Google Street View Cars Back Too Soon, Says French Watchdog
Google said its Street View cars resumed their photography of French streets on Friday, annoying the French data protection authority, which launched an investigation into the privacy implications of the service earlier this year.
France's National Commission on Computing and Liberty (CNIL) said it was "premature" for Google to restart its collection of street images, given that its investigation of those activities is still not complete.
After Google admitted on May 14 that its Street View cars had collected not just photos but also communications data from unencrypted Wi-Fi networks as they drove around, CNIL ordered Google to stop collecting such data without the knowledge of those concerned. The CNIL said it wanted to make sure Google did not collect such data illegally in future, and to provide CNIL with information about the way it collected such data for use in its Street View service. Google gave CNIL access to the data on June 4.
Google used the Wi-Fi data to improve the accuracy of location detection in its mobile service: by associating the SSID (Service Set Identifier) broadcast by a Wi-Fi network with a particular location in its database, it could determine from where Wi-Fi-capable mobile devices were connecting to services such as Google Maps or Google Latitude.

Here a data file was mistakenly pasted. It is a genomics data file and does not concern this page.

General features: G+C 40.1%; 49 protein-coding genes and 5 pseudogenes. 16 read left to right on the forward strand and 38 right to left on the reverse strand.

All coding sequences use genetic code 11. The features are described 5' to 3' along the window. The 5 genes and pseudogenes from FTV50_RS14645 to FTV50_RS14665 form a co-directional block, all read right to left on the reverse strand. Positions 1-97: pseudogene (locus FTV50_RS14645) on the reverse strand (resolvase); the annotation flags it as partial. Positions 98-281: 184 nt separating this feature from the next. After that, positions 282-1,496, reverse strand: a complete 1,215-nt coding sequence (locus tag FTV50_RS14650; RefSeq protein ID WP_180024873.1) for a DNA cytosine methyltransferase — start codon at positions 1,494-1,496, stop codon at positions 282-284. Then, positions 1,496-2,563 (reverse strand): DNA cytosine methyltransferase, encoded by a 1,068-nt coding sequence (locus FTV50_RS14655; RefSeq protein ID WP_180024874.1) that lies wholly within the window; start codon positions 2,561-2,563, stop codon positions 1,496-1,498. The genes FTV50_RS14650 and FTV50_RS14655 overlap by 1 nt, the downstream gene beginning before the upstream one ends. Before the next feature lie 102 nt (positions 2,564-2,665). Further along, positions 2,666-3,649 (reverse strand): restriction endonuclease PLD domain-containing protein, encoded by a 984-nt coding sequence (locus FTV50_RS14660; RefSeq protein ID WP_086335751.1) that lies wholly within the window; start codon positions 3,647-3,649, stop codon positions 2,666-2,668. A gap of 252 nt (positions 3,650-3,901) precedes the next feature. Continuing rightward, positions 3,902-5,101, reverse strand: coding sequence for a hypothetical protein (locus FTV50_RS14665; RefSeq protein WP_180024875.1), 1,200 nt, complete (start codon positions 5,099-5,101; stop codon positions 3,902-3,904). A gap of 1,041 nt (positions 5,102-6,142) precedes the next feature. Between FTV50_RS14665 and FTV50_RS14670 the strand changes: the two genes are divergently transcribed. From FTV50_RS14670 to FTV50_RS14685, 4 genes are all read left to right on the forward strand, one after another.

However, the data collected by Google's Street View cars went far beyond the SSID broadcast by the Wi-Fi networks, and included communications data such as "e-mail access passwords [and] extracts of the content of e-mail messages," CNIL said in mid-June.
Google said it has now removed the Wi-Fi equipment from its vehicles, which will now only collect digital photographs and 3D scans of the buildings they pass.
German privacy regulators are concerned about more than just the Wi-Fi data. They want German residents to have a chance to stop Google publishing images of their homes, even before those images go online. Google's approach in other countries has been to publish first, and remove images if it receives a complaint.
South Korean police too have taken an interest in the service, raiding Google's offices there earlier this month as part of an investigation into unauthorized data collection and illegal wiretapping.
While scanning streets around the world is costing Google money and goodwill, the return can be significant: The introduction of Street View imagery typically boosts traffic to the Google Maps service by 20 percent in the areas covered, a company spokeswoman said.
Peter Sayer covers open source software, European intellectual property legislation and general technology breaking news for IDG News Service. Send comments and news tips to Peter at firstname.lastname@example.org.